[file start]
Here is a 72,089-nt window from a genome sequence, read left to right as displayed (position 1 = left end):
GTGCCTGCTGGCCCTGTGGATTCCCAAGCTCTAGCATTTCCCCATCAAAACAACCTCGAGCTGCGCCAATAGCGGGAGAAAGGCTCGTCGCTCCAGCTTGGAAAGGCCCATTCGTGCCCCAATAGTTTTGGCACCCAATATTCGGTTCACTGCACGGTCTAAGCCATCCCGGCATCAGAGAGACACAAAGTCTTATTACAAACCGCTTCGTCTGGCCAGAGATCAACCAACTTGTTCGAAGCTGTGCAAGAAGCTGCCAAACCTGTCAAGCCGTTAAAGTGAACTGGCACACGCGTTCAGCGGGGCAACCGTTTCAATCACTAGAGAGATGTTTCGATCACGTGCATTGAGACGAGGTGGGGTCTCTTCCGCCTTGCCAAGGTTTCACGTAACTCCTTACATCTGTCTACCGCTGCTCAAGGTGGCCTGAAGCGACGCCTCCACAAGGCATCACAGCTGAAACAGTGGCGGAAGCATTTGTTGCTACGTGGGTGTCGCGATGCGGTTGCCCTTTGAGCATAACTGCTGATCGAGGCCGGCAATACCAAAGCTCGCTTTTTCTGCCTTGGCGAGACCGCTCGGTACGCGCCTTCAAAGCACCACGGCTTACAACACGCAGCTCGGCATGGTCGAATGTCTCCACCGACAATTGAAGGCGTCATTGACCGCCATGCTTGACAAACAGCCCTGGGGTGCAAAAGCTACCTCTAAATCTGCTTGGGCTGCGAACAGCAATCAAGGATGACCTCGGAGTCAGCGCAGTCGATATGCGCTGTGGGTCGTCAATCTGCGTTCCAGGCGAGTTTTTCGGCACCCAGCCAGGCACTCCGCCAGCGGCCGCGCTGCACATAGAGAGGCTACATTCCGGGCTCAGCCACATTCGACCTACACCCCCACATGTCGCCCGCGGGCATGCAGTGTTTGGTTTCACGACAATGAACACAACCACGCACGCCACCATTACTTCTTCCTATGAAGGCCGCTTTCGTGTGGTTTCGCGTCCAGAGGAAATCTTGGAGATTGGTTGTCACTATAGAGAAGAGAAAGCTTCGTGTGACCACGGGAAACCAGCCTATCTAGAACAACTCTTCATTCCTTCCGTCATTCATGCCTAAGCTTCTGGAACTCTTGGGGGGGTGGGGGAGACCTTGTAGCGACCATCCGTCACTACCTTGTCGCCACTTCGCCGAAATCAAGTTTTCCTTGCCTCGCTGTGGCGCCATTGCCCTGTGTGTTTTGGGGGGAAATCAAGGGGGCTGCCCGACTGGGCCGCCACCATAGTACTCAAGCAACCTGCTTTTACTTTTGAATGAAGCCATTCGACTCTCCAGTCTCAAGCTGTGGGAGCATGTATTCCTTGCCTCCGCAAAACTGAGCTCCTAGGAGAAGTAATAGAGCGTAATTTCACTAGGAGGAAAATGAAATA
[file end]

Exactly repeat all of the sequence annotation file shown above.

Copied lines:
Here is a 72,089-nt window from a genome sequence, read left to right as displayed (position 1 = left end):
GTGCCTGCTGGCCCTGTGGATTCCCAAGCTCTAGCATTTCCCCATCAAAACAACCTCGAGCTGCGCCAATAGCGGGAGAAAGGCTCGTCGCTCCAGCTTGGAAAGGCCCATTCGTGCCCCAATAGTTTTGGCACCCAATATTCGGTTCACTGCACGGTCTAAGCCATCCCGGCATCAGAGAGACACAAAGTCTTATTACAAACCGCTTCGTCTGGCCAGAGATCAACCAACTTGTTCGAAGCTGTGCAAGAAGCTGCCAAACCTGTCAAGCCGTTAAAGTGAACTGGCACACGCGTTCAGCGGGGCAACCGTTTCAATCACTAGAGAGATGTTTCGATCACGTGCATTGAGACGAGGTGGGGTCTCTTCCGCCTTGCCAAGGTTTCACGTAACTCCTTACATCTGTCTACCGCTGCTCAAGGTGGCCTGAAGCGACGCCTCCACAAGGCATCACAGCTGAAACAGTGGCGGAAGCATTTGTTGCTACGTGGGTGTCGCGATGCGGTTGCCCTTTGAGCATAACTGCTGATCGAGGCCGGCAATACCAAAGCTCGCTTTTTCTGCCTTGGCGAGACCGCTCGGTACGCGCCTTCAAAGCACCACGGCTTACAACACGCAGCTCGGCATGGTCGAATGTCTCCACCGACAATTGAAGGCGTCATTGACCGCCATGCTTGACAAACAGCCCTGGGGTGCAAAAGCTACCTCTAAATCTGCTTGGGCTGCGAACAGCAATCAAGGATGACCTCGGAGTCAGCGCAGTCGATATGCGCTGTGGGTCGTCAATCTGCGTTCCAGGCGAGTTTTTCGGCACCCAGCCAGGCACTCCGCCAGCGGCCGCGCTGCACATAGAGAGGCTACATTCCGGGCTCAGCCACATTCGACCTACACCCCCACATGTCGCCCGCGGGCATGCAGTGTTTGGTTTCACGACAATGAACACAACCACGCACGCCACCATTACTTCTTCCTATGAAGGCCGCTTTCGTGTGGTTTCGCGTCCAGAGGAAATCTTGGAGATTGGTTGTCACTATAGAGAAGAGAAAGCTTCGTGTGACCACGGGAAACCAGCCTATCTAGAACAACTCTTCATTCCTTCCGTCATTCATGCCTAAGCTTCTGGAACTCTTGGGGGGGTGGGGGAGACCTTGTAGCGACCATCCGTCACTACCTTGTCGCCACTTCGCCGAAATCAAGTTTTCCTTGCCTCGCTGTGGCGCCATTGCCCTGTGTGTTTTGGGGGGAAATCAAGGGGGCTGCCCGACTGGGCCGCCACCATAGTACTCAAGCAACCTGCTTTTACTTTTGAATGAAGCCATTCGACTCTCCAGTCTCAAGCTGTGGGAGCATGTATTCCTTGCCTCCGCAAAACTGAGCTCCTAGGAGAAGTAATAGAGCGTAATTTCACTAGGAGGAAAATGAAATA